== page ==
I was wondering if anyone had any advice on how I could best pursue a ghostwriting opportunity that has been presented to me.I'd go the syndication route, but I'd also check WM for buyers of longer pieces, with more detail. This site offers a weekly writers' market listings, too, for free. Woodenhorse Publishing offers a good list of magazines. Cost is $1.99 for a 24 hour sample. I think you can also buy a month at a time, which is what I do.
One of my closest friends is one of the top oncologists in the nation. I’ve mentioned to him that I’ve picked up a few dollars on “content mill” type websites, researching topics for an hour or so and writing up a brief article organizing and expressing the information in layman’s terms for $2-$10 plus pennies for page views.
His suggestion is that I ghostwrite for him and that we bypass such bottom feeder sites for online or print entities that pay a lot more. His theory is that they’re paying for the “name” as much as anything, so to offer them pieces with his name on them would generate significant money. I don’t think he knows this any more than I do, but he’s speculating.
The money generated depends largely on the sites you're able to sell to. AFAIK, there's no central area that gives actual prices, particularly for blogging. I strongly suggested you invest in the Writer's Market, 2011. I've been using various editions since 1968 and have sold a lot of words because of that book's leads. The version that gives you an on-line subscription is really the best bet: it's a bit high, at $49.95, but IMO it's worth it.
He is severely dyslexic, and wouldn’t be particularly interested in writing the articles himself even if he wasn’t, as however lucrative they might be they still wouldn’t make more money for him than just investing that same amount of time into his practice.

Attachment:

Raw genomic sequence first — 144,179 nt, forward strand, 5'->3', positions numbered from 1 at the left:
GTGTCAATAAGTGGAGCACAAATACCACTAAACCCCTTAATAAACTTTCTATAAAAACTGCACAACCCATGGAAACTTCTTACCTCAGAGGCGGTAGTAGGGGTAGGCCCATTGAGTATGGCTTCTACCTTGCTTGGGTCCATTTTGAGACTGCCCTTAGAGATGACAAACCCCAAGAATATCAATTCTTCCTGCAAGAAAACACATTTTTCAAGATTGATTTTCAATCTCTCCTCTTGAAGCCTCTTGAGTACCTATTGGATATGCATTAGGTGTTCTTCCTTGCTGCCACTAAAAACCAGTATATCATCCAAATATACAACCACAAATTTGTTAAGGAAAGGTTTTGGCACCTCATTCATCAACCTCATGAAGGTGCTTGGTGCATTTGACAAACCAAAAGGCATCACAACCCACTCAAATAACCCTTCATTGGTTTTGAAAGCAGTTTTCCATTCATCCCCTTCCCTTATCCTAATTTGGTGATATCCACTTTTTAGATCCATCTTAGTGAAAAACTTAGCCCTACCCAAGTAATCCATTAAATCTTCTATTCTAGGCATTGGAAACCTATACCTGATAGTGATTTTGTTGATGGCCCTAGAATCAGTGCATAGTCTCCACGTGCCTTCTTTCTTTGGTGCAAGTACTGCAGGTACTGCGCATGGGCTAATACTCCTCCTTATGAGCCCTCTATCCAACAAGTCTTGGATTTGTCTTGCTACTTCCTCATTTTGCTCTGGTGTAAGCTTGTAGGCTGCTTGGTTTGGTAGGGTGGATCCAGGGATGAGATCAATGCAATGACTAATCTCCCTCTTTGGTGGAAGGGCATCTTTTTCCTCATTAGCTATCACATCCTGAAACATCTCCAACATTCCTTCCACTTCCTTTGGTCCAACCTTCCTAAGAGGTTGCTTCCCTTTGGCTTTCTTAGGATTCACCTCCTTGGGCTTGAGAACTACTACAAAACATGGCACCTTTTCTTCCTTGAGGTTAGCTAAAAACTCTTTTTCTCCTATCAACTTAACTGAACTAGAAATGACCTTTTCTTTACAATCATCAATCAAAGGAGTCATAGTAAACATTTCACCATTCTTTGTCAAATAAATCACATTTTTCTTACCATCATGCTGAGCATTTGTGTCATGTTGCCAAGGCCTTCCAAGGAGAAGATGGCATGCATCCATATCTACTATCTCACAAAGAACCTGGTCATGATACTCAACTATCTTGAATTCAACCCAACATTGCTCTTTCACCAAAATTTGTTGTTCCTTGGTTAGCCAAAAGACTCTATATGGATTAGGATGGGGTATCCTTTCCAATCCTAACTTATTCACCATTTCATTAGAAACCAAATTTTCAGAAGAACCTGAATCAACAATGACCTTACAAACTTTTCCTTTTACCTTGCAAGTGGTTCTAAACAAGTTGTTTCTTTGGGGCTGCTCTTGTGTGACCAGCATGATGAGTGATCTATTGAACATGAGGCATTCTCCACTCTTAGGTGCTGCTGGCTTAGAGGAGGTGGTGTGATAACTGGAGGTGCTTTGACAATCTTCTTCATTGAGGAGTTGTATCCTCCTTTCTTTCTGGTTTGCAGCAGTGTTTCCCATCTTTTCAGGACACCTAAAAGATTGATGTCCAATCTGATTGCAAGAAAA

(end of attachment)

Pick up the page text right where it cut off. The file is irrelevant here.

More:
But what he envisions is that he and I would discuss a certain topic in medicine until he was confident I understood it and could paraphrase it for laymen, he perhaps would recommend some additional references to me if I needed them while writing, I would write the piece, I would give him the piece, he would go over it carefully to make sure I didn’t screw it up, he would point out to me any necessary adjustments, we would go back and forth until he was satisfied in having it go out under his name, and we would submit it as his.
He would be doing it primarily as a favor to me, as he doesn’t need the money. He’d take a small cut, but the bulk of what we made would be for me. But that means pretty much all the auxiliary work is on me. I have to figure out who would be interested in paying the most for such material and make all the arrangements. He’ll just help me with the content and allow his name to be used, but he isn’t interested in researching websites and magazines and such.
We’re not so much interested in pitching a one time article to a publication, but something more ongoing. The content mills certainly fit that style, in that you can even submit multiple pieces per day if you want, but of course the money is horrible. Is there something like that that would have a roughly similar format of allowing as few or as many submissions as you’re able to produce, but would pay substantially more if it were good quality content from a top professional in his field?
Syndication. There are several health columns syndicated locally and nationally. You might pitch to one of the syndicates offering such material. Often, syndicated articles will have the syndicate's name as well as the author's name on the piece.
He also suggested some sort of “Ask the Oncologist” feature somewhere, where he would address any and all cancer and cancer treatment questions from the public on a regular basis, which I agree could be interesting and valuable.
Should I be looking at medical sites like WebMD?
If you were in my shoes, how would you approach this to get the most out of the opportunity?
Most consumer syndication outfits tend to like shorter work, 500 to 750 words. There's not a thing wrong with that if you can cram the information into that few words. As you may already know after writing for content mills, writing shorter is one helluva lot harder than is writing longer. You may need to get a few articles under your belt, pieces done for national or regional publications. That will help your selling the idea, so work on articles that can be placed in a top newspaper or magazine. Do not stop your syndicate search and your sample articles for them. You'll be sufficiently busy, drawing no paycheck, but having fun. Or you should. It's hard work, but if it ain't fun, it's too hard to keep up.